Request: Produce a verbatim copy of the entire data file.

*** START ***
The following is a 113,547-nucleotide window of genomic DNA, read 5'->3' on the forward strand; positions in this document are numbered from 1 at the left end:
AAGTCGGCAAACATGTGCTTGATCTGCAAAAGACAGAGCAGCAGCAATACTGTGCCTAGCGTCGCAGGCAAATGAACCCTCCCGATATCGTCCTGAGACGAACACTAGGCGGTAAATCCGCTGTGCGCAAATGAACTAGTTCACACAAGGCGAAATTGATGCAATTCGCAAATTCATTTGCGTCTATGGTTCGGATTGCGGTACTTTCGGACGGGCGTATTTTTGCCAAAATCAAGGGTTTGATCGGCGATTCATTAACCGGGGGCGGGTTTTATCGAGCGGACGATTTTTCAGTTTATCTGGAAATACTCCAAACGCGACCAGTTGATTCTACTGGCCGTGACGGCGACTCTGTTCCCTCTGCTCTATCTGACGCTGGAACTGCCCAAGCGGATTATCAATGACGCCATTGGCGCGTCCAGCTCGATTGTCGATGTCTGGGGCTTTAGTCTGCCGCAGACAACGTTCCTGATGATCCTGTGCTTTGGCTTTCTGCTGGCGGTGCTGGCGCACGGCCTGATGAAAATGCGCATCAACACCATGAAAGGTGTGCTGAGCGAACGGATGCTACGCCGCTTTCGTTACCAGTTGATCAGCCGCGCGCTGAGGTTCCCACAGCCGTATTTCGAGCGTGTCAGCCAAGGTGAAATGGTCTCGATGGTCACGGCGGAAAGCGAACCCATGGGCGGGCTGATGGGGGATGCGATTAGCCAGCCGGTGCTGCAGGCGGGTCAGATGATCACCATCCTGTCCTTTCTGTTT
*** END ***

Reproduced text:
The following is a 113,547-nucleotide window of genomic DNA, read 5'->3' on the forward strand; positions in this document are numbered from 1 at the left end:
AAGTCGGCAAACATGTGCTTGATCTGCAAAAGACAGAGCAGCAGCAATACTGTGCCTAGCGTCGCAGGCAAATGAACCCTCCCGATATCGTCCTGAGACGAACACTAGGCGGTAAATCCGCTGTGCGCAAATGAACTAGTTCACACAAGGCGAAATTGATGCAATTCGCAAATTCATTTGCGTCTATGGTTCGGATTGCGGTACTTTCGGACGGGCGTATTTTTGCCAAAATCAAGGGTTTGATCGGCGATTCATTAACCGGGGGCGGGTTTTATCGAGCGGACGATTTTTCAGTTTATCTGGAAATACTCCAAACGCGACCAGTTGATTCTACTGGCCGTGACGGCGACTCTGTTCCCTCTGCTCTATCTGACGCTGGAACTGCCCAAGCGGATTATCAATGACGCCATTGGCGCGTCCAGCTCGATTGTCGATGTCTGGGGCTTTAGTCTGCCGCAGACAACGTTCCTGATGATCCTGTGCTTTGGCTTTCTGCTGGCGGTGCTGGCGCACGGCCTGATGAAAATGCGCATCAACACCATGAAAGGTGTGCTGAGCGAACGGATGCTACGCCGCTTTCGTTACCAGTTGATCAGCCGCGCGCTGAGGTTCCCACAGCCGTATTTCGAGCGTGTCAGCCAAGGTGAAATGGTCTCGATGGTCACGGCGGAAAGCGAACCCATGGGCGGGCTGATGGGGGATGCGATTAGCCAGCCGGTGCTGCAGGCGGGTCAGATGATCACCATCCTGTCCTTTCTGTTT